- Total Cost:£1m
- Design Team:Glyn Emrys, Matt Blackden, Nuno Meira, Gwilym Jones
- Project Architect:Gwilym Jones
- Country:United Kingdom
Text description provided by the architects. Intro
Two Grade II* listed Georgian properties that have been the head offices of GMS Estates for generations have been redeveloped for the 21st Century. A melee of unconnected post war extensions and dank lower ground spaces has been replaced with two storeys of striking contemporary work space.
32-33 Great James Street comprises two five storey terraced townhouses built between 1720 and 1724. The terrace is one of the few remaining intact Georgian streets in London, close to Grays Inn in Bloomsbury. The properties suffered bomb and fire damage during the Second World War and were patched up shortly after with a series of rear extensions. This annex contained poor office accommodation and some areas were in such bad condition that they were only suitable for storage.
GMS Estates are landowners and landlords who own many properties in Central London and take pride in keeping them to a high standard. Having recently completed several refurbishments of residences and offices for the rental market, they realised that their own accommodation was hampering their productivity and staff well being.
The boardroom at 32 Great James Street was spectacular with original oak panelling and portraits of previous company chairmen, accessed from an oak panelled staircase. However, other areas of the building were jammed with staff in various rooms on different levels. Internal communication involved moving up and down the stairs, opening fire doors and bumping into tired office furniture and trailing wires. The team felt disconnected from each other. Many rooms lacked adequate natural light and felt oppressive. Some of the post war extensions were damp and warren like. Furthermore, the organisation was growing and could not easily be contained within the existing structure.
The GMS brief to Emrys Architects was to identify ways of better utilising the property within the constraints of the existing listed buildings and their outbuildings. They required Great James Street to be a flagship headquarters and although steeped in tradition, GMS happily embrace contemporary architecture.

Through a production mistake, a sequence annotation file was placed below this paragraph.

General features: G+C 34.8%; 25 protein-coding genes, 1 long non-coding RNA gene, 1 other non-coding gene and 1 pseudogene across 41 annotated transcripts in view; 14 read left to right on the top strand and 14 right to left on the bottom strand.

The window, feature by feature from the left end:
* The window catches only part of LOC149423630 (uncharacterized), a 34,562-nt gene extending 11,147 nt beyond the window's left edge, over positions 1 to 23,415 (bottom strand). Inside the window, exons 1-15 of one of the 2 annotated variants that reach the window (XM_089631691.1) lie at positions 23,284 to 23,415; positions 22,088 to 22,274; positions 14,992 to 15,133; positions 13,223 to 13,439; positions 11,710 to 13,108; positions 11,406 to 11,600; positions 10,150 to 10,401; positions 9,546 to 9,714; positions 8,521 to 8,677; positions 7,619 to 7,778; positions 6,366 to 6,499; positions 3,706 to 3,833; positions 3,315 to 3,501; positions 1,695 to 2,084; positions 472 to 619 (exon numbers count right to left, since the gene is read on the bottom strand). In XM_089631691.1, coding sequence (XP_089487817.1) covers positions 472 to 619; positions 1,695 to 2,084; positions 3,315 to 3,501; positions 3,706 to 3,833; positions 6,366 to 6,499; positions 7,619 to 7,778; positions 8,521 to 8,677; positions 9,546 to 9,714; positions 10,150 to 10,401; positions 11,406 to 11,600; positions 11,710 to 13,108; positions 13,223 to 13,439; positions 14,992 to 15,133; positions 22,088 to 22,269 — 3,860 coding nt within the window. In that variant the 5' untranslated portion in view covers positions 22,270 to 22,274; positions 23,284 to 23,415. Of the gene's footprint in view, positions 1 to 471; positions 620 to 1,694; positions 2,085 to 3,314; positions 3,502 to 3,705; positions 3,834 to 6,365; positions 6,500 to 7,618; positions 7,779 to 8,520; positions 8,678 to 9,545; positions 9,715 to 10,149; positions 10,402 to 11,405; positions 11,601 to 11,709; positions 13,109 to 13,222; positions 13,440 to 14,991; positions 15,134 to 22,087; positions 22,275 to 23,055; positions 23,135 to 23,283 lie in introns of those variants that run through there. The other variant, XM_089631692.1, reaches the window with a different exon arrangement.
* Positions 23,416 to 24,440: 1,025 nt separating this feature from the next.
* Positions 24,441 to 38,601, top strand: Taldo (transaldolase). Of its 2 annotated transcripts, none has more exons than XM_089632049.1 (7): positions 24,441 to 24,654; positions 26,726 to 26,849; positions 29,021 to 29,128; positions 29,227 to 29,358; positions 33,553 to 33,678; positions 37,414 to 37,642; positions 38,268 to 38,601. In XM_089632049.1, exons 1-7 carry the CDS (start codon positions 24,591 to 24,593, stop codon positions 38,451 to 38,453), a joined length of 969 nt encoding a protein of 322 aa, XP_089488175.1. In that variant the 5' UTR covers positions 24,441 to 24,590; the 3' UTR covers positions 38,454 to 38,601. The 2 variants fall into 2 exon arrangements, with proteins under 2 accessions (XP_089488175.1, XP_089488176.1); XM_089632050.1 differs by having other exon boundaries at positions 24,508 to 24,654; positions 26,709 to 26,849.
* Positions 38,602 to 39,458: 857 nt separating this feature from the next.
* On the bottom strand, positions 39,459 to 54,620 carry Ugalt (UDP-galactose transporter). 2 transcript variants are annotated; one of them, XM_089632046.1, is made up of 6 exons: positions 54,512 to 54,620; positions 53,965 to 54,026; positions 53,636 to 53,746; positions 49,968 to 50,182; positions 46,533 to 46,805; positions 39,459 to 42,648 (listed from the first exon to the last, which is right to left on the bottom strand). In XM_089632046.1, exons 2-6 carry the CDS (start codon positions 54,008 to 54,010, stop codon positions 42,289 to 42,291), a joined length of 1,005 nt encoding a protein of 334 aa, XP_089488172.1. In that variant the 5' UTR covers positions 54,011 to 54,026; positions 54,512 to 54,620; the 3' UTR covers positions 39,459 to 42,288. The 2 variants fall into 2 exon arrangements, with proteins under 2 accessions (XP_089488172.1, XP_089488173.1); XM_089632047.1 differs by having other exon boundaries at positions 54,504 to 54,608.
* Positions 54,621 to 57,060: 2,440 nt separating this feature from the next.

The client wished to break out from the confined spaces of the Georgian terrace to allow easier communication between each other whilst retaining some delineation between departments.
Emrys’ solution was to retain and enhance the grandeur of the listed terrace and to introduce an entirely new structure in the tight landlocked space to the rear to create a dramatic transition from old to the new.
Following an audit of the existing outbuildings, it was agreed with the local authority to retain some elements. The most notable feature was the existing silver vault, a brick barrel arched structure that included a heavy steel door. Whilst this was not ideally located, it was used as the starting point for the space plan of the lower floors and became an unconventional meeting room.
The new structure is on two levels and is accessible from the Georgian terrace at both lower ground and ground floors. The work spaces have been configured to allow departments to occupy clearly demised areas, yet still allow full connectivity between groups. Departments are positioned in areas that have the best natural light and access to the external courtyards. There are no physical divisions between each place.
An asymmetric lofted ceiling sits under the new roof with recessed lighting accentuating the geometric planes. A double height void is cut out at the rear and a cantilevered timber staircase rises through to connect the floors. Use of roof lights and glazed access to courtyard areas has ensured that the building is flooded with light. Chevron oak parquet floor runs throughout the new offices and timber joists on the lower floor have been left exposed and lime washed.
Faced with the restriction of the landlocked site, Emrys took the existing heights of key points around the perimeter to the rear of the listed building and used this for inspiration for an unusual triangulated roof form.
In order to maximise the potential of the space and introduce drama, certain elements of the roof shape were pulled upward increasing the internal floor to ceiling heights. The contemporary folded roof form is complemented by the use of a copper bronze alloy in a flush rain screen arrangement, the patina selected to harmonise with the existing townhouse.
The walls adjacent to the light wells are fully glazed and additional windows and roof lights added to maximise light penetration into the plan.
The structure is made up of a series of folded triangular plates that are self-supporting when all panels are in place. These are retained by a continuous light weight steel ring beam that ties all the panels together and prevents them from sliding away. Triangular roof lights are placed outside this ring beam and allow light to penetrate down to the lower ground floor.